• Sexuality 1: Leaving aside his proverbial prudishness, the author seems as much fascinated as the Chinese sources with the rite of sexual initiation (deflowering) for young girls: "Une fille riche se marie generalement entre sept et neuf ans. Celles qui sont très pauvres attendent quelquefois jusqu'à onze ans. On ne manque pas de charger un prêtre de Bouddha ou un tao-sse de leur enlever leur virginité. Cette fonction se nomme tchin-than". For the latter term, he only gives a quite cryptic Latin translation, Strati dipositio (arrangement of the bed?).
  • Sexuality 2: He also alludes to the ubiquity of ‘hommes de mauvaise vie (Cinaedi, le terme chinois signifie hermaphrodite)’ ['debauchers, with the Latin plural for cinaedus, 'sodomite, effeminate', the Chinese term meaning hermaphrodite'] who 'roam public places and invite Chinese people to visit houses' where, according to what he retains from the Chinese version, 'la chère est très mauvaise' ['the food is ghastly'].
  • East and West orientation: In Chenla, doors are erected always facing West, notes the the most revered orientation, notes the author quoting Chinese sources. This is an important notation when applied to Angkor Wat, since modern scholars have often attributed the West orientation of this major temple (contrary to all other major Khmer or Indian temples) to funerary symbolism.
  • Trade and commercial exchanges: "Ce pays ne produit ni or ni argent; car l'or et l'argent de la Chine sont la marchandise que les Cambogiens mettent au premier rang. Ce qu'ils estiment le plus ensuite, c'est l'étoffe tissue en soie torse, de différentes couleurs; ils mettent après l'étain de Tchin-tcheou, les coffres vernis de Wen-tcheou (2), les vases de porcelaine bleue de Thsiouan-tcheou ; le vif-argent, le cinabre, du papier, du soufre, du salpêtre, du santal, du pe-tchi, du musc, de la toile de chanvre, de la toile de hoang-thsao, des parapluies, des marmites de fer, des vases de cuivre, du moutclm, de l'huile de l'arbre appelé thoung (Bignonia tormentosa), des cribles, des peignes de bois, des aiguilles ; ils estiment aussi les nattes comme celles de Ming-tcheou ; néanmoins ce qu'ils souhaitent par-dessus tout, c'est du blé, mais l'exportation n'en est pas permise."
  • Traditional medicine: "On trouve dans les marchés des remedes qui ne ressemblent en rien à ceux de la Chine; je ne sais avec quoi ils sont préparés. Il y a aussi des especes d'enchanteurs qui se mêlent de guérir les malades, et dont les procédés sont extrêmement ridicules." [The medicines found in the markets have nothing in common with what is in use in China, I don't know how they are prepared. There are also some sort of magicians who pretend they can cure sick people, and whose techniques are completely ridiculous.]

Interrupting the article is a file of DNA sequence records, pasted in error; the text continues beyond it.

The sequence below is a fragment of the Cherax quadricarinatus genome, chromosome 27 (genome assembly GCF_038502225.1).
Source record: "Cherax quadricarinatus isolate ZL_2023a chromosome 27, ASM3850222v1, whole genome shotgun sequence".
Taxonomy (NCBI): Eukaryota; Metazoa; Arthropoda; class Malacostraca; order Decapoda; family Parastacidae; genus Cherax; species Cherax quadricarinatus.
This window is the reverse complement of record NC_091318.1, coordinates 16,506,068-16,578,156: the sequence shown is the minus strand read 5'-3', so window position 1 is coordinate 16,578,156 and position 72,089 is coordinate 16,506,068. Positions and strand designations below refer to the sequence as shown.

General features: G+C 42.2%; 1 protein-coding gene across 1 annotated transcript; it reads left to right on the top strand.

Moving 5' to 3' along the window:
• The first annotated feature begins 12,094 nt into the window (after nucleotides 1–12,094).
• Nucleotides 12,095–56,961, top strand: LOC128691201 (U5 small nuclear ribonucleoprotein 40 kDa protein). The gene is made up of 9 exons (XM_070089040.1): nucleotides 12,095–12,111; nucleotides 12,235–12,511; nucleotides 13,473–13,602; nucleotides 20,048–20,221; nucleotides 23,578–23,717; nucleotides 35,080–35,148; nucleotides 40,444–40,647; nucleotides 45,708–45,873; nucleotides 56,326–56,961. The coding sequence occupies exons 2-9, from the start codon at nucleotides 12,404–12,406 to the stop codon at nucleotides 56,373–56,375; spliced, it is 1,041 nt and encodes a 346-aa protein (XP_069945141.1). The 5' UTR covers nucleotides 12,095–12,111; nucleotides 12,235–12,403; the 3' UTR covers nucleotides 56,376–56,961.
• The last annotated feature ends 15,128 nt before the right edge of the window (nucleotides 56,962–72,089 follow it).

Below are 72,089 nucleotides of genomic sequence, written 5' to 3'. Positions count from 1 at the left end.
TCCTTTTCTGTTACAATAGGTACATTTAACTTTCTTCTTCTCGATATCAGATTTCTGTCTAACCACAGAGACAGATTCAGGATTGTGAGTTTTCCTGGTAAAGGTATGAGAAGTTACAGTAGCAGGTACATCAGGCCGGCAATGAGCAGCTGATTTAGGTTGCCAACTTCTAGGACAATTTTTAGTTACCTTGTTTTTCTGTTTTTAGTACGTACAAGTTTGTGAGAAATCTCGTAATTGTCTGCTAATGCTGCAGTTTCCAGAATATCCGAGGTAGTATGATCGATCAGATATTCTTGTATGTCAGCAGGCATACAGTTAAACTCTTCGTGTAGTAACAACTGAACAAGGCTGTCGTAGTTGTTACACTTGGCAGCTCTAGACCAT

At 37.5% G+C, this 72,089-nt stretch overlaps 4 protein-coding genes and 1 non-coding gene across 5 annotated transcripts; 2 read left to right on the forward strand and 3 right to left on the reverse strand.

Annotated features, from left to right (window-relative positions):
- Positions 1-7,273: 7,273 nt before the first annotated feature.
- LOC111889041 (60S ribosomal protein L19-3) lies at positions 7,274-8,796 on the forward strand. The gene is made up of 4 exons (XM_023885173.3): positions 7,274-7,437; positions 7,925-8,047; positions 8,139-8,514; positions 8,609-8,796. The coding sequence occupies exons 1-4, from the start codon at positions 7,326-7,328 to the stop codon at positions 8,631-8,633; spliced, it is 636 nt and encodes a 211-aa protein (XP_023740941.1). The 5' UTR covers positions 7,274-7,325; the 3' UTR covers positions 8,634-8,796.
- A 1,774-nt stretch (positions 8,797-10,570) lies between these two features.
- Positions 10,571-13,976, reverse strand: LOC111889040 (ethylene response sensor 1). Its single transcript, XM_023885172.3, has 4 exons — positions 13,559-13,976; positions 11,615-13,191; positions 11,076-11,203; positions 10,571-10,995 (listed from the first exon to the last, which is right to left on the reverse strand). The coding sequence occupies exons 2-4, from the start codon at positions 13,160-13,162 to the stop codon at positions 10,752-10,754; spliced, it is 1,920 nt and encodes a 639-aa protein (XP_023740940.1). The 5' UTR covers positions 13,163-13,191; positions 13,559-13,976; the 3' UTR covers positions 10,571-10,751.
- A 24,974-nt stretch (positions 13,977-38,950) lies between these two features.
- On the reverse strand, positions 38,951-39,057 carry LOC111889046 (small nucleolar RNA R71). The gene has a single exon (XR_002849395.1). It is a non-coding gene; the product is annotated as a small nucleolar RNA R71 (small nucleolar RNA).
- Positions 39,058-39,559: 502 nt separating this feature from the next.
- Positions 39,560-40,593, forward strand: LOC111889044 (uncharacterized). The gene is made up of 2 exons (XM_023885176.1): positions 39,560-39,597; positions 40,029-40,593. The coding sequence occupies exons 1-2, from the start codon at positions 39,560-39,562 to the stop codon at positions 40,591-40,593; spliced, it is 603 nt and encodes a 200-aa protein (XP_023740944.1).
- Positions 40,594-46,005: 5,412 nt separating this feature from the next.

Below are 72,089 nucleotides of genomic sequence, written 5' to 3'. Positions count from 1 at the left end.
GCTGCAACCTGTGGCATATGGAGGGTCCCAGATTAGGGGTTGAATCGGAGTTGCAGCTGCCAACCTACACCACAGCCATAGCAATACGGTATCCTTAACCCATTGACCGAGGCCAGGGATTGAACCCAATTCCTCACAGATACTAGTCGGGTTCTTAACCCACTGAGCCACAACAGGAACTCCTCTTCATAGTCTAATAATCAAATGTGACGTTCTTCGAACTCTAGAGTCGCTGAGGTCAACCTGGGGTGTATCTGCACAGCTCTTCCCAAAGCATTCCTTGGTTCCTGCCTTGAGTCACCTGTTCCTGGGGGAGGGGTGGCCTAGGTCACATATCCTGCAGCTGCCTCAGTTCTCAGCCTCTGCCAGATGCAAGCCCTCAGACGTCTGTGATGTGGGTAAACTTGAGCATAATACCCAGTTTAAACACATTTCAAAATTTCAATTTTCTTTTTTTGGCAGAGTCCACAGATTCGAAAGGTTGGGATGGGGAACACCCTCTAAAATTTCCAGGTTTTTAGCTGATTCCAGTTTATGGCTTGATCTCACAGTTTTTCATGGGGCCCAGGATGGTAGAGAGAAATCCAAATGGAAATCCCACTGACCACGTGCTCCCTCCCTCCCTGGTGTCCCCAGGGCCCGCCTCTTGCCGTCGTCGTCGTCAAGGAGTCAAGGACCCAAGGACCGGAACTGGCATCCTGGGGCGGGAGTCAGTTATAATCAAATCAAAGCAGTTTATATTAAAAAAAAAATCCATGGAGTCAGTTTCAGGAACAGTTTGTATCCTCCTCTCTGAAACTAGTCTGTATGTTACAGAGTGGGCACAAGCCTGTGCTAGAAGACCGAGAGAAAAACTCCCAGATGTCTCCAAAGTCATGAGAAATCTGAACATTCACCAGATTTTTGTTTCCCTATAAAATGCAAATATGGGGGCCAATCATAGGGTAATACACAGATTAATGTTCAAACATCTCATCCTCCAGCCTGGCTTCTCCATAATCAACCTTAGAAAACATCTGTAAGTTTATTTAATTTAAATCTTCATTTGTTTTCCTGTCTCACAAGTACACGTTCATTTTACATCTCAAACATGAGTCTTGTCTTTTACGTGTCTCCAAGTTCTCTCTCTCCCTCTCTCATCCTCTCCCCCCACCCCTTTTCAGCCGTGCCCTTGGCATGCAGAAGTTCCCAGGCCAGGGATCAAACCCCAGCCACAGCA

• Linguistics: "Un se dit meï, Deux, pieï, Trois, pi, Quatre, pan, Cinq, phou-kian, Six, phou-kian-meï, Sept, phou-kian-pieï, Huit, phou-kian-peï, Neuf, phou-kian-pan..." [One is mei in Khmer, two..., etc]

(1) In his English translation of Marco Polo's Travels, Marsden was in effect the first Western scholar to ascertain that the Latin Zambia (Old Italian Cianba) was Champa, and that Tchin-la (Chenla, Zhenla) was in fact Camboja, accessible by sea and not only from Siam (Thailand).

(2) According to the latest translation of Zhou Daguan's relation so far, this term is a Chinese transcription of a Khmer word that remains unidentified.

(3) Wenzhou, Zhou Daguan's native city, an important Chinese commercial hub.

About the Author

Jean-Pierre Abel-Rémusat

Jean-Pierre Abel-Rémusat (5 Sep. 1788, Paris - 2 June 1832, Saint-Fargeau-Ponthierry [of cholera]), a pioneer in French sinological studies who held the first chair of Chinese studies at Collège de France in 1814, takes a significant place in Khmer studies as the first Western translator of Zhou Daguan's Customs of Cambodia.

While studying medicine in his youth, Rémusat stumbled upon a Chinese herbal treatise in the collection of Abbé Tersan and took upon to learn the Chinese language by himself with the help of the traditional Chinese dictionary Zhèngzǐ tōng. With linguist Silvestre de Sacy as his mentor, he soon became a respected linguist and philologist, publishing Chinese grammars and essays on classical Chinese literature.

Expanding the scope of his studies to the history of East-West contacts, and to relations between Chinese dynasties and Southeast Asian kingdoms, he became an editor of the Journal des savants in 1818, founder and first secretary of the French Société asiatique in 1822, and curator of the Chinese manuscripts at the Royal Library in 1824.

Abel-Rémusat interest in Cambodian history is manifest in the fact that he devoted the second chapter of his monumental Mélanges d'études asiatiques (1829) to a Description du Royaume de Cambodge, using Zhou Daguan's travel account as the main source of his study, from his translation published in 1819 in Annales de la Chine.

His father, Jean-Henri-Rémusat (1730-1805), had been the King's privileged surgeon.